The Hunchback of Notre Dame was getting ready to retire. He'd been the bell ringer for many years and it was time. So he put an ad in the paper, "wanted: Bell Ringer, Cathedral of Notre Dame, apply in person".
After a few days a man arrived and asked Quasimodo for the job. Quasimodo looked him up and down and quickly realized the man had no arms. Quasimodo told the guy, "Look, I'm all for differently-abled people, but you don't have any arms! How are you going to do the job?"
The man said in reply, "Oh Mr Quasimodo, please let me have the job! My family is so poor and without any arms I have a very hard time providing for them. I'm sure I can do a good job for you!"
Well, the Hunchback was moved by the man's spirit so he said, "Okay, it's 1:00 - let's go ring the bell."
They climbed together to the top of the cathedral and then approached the large bell. The man steadied his feet and leaned way back, then he quickly sprung forward and struck the bell hard with with forehead.
"GONGGGG!" went the bell as it swung away and when it came back it stuck the still-dazed man and knocked him off the ledge and he plummeted to his death.
Quasimodo ran down the steps and burst through the front doors to see a policeman was already standing over the body.
The policeman said, "Do you know this guy?"
Quasimodo said, "No, but his face rings a bell."
Did you ever have the feeling? You see someone and you're sure you've met them before but you just can't place it?
I'm sure you have, everyone has and it happens from time to time with watches too. For example, I recently came upon a watch in it's original box and with what looked to be an original bracelet too. I thought, surely I've covered this model on the blog already.
I was wrong. Turns out it was one of the mysterious M-series models, although M is for Men, not mystery. What I had is, in fact, a 1962 M 79-2.
There are over two dozen different M-series models to my knowledge. My theory on them is they were specially made for a large nation-wide catalog retailer, rather than for jewelry stores. Other than in 1964, you don't see them in the regular Hamilton catalogs.
The M 79-2 is the second model to be sold at the retail price of $79. It's not clear how many years it was made but since it's not in the 1964 catalog it can be presumed to have only been a year or two.
The M79-2 came in a 10K RGP case with a Hamilton 17 jewel Swiss-made 688 movement.
As received it looks a little like the A-601 and the 1964 M 100-3 but they are automatics. The M79-2 is a manual winding model.
I have seen empty red clamshell boxes from time to time but this watch would indicate the red boxes are for M-models. That would be a very interesting observation, if true.
I'll have to keep my out for other red boxes and see if I can confirm my hypothesis.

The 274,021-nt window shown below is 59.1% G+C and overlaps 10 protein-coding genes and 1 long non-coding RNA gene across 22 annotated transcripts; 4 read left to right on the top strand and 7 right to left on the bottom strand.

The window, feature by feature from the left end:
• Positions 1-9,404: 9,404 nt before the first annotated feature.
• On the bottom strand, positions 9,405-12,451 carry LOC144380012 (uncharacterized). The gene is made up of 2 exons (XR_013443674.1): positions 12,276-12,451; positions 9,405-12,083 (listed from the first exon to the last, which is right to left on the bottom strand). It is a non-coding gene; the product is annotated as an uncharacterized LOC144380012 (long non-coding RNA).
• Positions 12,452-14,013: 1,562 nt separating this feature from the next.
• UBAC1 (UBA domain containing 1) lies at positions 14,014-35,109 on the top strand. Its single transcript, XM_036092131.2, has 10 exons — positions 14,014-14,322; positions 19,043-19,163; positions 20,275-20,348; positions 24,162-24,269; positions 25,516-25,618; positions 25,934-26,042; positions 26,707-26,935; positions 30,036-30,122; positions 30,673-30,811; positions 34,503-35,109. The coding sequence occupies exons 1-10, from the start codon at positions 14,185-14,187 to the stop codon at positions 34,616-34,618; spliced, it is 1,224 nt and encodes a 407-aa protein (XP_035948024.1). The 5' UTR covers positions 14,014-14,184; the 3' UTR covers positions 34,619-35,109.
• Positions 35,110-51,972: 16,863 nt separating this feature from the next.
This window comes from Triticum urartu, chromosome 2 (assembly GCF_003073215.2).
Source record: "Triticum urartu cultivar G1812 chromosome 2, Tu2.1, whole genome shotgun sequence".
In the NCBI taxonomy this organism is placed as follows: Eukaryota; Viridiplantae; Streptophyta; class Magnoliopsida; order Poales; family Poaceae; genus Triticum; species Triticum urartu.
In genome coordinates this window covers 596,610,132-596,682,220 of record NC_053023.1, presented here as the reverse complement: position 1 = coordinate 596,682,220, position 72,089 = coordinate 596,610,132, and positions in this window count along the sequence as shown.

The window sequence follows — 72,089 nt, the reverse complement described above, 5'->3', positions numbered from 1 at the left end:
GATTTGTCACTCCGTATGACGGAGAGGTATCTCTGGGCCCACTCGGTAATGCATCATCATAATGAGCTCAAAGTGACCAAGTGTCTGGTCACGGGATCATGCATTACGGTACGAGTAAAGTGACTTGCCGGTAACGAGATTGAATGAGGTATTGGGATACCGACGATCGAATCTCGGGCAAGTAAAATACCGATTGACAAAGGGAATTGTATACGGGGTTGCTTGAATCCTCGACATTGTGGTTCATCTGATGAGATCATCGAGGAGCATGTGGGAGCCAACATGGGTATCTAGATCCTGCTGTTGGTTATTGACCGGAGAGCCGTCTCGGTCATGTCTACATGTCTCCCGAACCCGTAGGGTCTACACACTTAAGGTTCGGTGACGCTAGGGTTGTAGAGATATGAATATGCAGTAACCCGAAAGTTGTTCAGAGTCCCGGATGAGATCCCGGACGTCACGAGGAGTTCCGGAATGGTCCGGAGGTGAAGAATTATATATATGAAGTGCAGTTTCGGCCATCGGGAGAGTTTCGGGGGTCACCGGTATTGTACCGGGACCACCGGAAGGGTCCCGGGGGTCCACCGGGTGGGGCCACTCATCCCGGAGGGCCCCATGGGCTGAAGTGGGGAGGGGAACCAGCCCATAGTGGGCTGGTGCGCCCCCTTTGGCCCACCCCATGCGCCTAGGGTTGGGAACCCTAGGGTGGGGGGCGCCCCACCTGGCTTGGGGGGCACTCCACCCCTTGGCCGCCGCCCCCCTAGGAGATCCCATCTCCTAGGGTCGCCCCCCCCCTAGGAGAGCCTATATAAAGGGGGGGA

My project watch is definitely not new old stock. In fact, the back is engraved with a presentation and it has a bit of wear. However, I think the recipient must have really treasured this watch, to keep it with its original bracelet in it's original box. Interestingly, the presentation is from Jan 1965. Who knows how long it stayed in inventory though.
If you look closely at the dial, it's very similar to the M 100-3. However, they are a bit different (beyond just the addition of the word AUTOMATIC). The silver chapter ring on the M 79-2 is flat while the ring on the M 100-3 is raised.
The 688 movement is rust-free and in very good condition. It has a bit of extra oil inside though so it could stand to be cleaned.
Sorry for the slightly blurry shot of the inside of the case back. There are a few past watchmakers' marks inside that indicate the watch was well cared for. This case looks very similar to the 1961 M79-1.
All of the parts are cleaned and dried.
The reassembled movement is noticeably brighter now that it's been cleaned. Although my camera has frozen the balance in time, it's actually ticking away on the timer with good motion.
A new crystal will brighten up the finished watch since the existing crystal is a bit yellowed by the passage of time.
This watch turned out fantastic! The bracelet shows a little wear but even with my merciless light tent the watch looks sharp. It's ready for some more wrist time, although it will be safely stored in it's original box when not in use.
Thanks for visiting my vintage Hamilton watch blog. I like to restore US-made Hamilton wrist watches back to their original glory and share my experiences with other enthusiasts. Use the "Search" space below if you know what model you're looking for. Feel free to leave polite comments or questions in the spaces provided. Also check out my "watches for sale" on my Etsy site - the link is on the right, just below.